Facebook denies plans to build its own phone
LOS ANGELES (Reuters) - Social networking website Facebook said on Sunday it is pushing deeper into the mobile phones sector, but denied an Internet report that it will build its own phone.
Privately held Facebook has more than 500 million users worldwide and the company already has applications on a number of mobile phones that tie into its social networking website.
But Jaime Schopflin, a spokesman for Facebook, said the privately held company "is not building a phone." Facebook's current projects include "deeper integrations with some manufacturers," he said.
"Our view is that almost all experiences would be better if they were social, so integrating deeply into existing platforms and operating systems is a good way to enable this," Schopflin said in a statement.
In a report on Sunday, the website TechCrunch.com said a source with knowledge of the project revealed that Facebook is secretly building software for a phone and working with a third party to build the hardware.
TechCrunch.com said Facebook wants to integrate deeply into the contacts list and core functions of a mobile phone, which it can only do if it controls the phone's operating system.
Facebook, for its part, cited Facebook Connect, a service to allow members to log onto third-party websites, for Apple Inc's iPhone, and contact syncing on its iPhone application as projects it has already undertaken.
In May, Facebook also launched a stripped-down version of its social networking website designed for mobile phones with limited bandwidth Internet connections.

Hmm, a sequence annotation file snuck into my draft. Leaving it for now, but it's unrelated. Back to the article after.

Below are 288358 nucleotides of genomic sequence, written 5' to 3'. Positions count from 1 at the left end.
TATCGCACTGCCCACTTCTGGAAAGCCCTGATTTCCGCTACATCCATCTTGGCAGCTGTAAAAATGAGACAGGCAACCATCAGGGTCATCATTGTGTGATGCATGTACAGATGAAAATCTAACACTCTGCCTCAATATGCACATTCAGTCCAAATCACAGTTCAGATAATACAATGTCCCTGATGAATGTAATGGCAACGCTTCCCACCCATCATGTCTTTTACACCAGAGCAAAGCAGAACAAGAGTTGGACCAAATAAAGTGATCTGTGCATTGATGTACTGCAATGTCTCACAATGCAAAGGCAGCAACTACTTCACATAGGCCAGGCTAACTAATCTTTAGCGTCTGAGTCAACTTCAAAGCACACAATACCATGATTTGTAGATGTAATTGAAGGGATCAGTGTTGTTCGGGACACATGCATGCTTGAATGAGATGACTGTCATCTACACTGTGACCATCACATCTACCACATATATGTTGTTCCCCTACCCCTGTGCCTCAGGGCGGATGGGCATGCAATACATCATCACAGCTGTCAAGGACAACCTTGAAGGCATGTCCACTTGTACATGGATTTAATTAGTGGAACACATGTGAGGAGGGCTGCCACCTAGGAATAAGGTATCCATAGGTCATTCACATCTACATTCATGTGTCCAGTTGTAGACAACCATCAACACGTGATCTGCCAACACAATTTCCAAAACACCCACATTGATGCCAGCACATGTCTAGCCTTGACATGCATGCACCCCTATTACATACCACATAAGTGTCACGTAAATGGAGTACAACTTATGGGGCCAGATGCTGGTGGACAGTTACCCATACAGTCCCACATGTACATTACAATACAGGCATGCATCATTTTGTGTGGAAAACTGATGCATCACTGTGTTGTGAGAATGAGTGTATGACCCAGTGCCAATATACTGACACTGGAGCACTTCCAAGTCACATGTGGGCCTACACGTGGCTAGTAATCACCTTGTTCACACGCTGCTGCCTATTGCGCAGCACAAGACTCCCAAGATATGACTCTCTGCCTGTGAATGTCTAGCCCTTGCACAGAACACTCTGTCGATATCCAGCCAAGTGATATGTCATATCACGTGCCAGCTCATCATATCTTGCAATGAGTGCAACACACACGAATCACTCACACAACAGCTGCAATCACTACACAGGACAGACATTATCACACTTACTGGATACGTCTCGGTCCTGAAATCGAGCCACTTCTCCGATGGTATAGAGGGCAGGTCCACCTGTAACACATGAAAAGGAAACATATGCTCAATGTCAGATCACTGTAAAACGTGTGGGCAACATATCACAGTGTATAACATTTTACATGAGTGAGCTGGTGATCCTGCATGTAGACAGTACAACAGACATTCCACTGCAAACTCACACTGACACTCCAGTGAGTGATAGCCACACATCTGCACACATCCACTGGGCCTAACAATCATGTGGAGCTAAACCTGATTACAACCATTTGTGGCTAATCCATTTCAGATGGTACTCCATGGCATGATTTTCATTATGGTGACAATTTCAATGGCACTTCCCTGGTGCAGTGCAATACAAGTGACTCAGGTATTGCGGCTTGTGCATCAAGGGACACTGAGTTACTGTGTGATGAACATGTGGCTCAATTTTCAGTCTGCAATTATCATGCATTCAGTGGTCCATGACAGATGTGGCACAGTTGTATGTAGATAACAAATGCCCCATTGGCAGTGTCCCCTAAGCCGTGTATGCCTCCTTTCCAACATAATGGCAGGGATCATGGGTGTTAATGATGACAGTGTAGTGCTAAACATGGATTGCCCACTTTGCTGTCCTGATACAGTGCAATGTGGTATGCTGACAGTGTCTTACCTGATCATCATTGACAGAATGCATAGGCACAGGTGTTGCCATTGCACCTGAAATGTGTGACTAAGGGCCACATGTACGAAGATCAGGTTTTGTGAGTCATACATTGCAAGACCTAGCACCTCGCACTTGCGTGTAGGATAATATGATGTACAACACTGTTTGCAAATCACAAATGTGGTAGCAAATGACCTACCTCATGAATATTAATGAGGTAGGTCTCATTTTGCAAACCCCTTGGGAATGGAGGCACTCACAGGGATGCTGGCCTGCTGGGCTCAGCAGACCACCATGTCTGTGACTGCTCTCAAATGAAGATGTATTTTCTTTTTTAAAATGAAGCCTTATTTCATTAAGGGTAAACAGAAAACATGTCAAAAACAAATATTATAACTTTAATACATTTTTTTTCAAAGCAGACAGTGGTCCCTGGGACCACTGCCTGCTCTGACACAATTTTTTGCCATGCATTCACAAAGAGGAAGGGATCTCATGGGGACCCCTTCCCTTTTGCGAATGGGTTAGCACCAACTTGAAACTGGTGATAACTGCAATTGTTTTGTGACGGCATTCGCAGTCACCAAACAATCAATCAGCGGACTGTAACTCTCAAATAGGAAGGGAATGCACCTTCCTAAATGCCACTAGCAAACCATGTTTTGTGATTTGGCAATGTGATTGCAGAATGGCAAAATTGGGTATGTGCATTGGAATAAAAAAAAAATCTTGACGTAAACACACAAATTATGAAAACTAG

"The bottom line is that whenever we work on a deep integration, people want to call it a 'Facebook Phone' because that's such an attractive soundbite, but building phones is just not what we do," Schopflin said.
Facebook's denial comes after Google Inc last year dismissed media reports about its plans to build a phone, and then later came out with the Nexus One.
At the time, the company said it was focusing on developing its Android mobile operating software, which works on a multitude of mobile phones developed by other companies such as Motorola Inc's hot-selling DROID device.
But Google eventually did release in January its own smartphone called the Nexus One, manufactured by Taiwan-based HTC Corp. Google sold the device itself through an online store, but in May announced it was closing that sales outlet and said the store had not lived up to expectations.
(Additional reporting by Alexei Oreskovic in San Francisco: Editing by Marguerita Choy)
- Citing security threat, Obama expands U.S. role fighting Ebola
- Tesla prevails in top Massachusetts court over direct sales
- Russia needs government investment to avoid recession, says former finance minister
- Stocks end higher on bet Fed won't change rate stance
- U.S. general says cannot rule out larger ground role in Iraq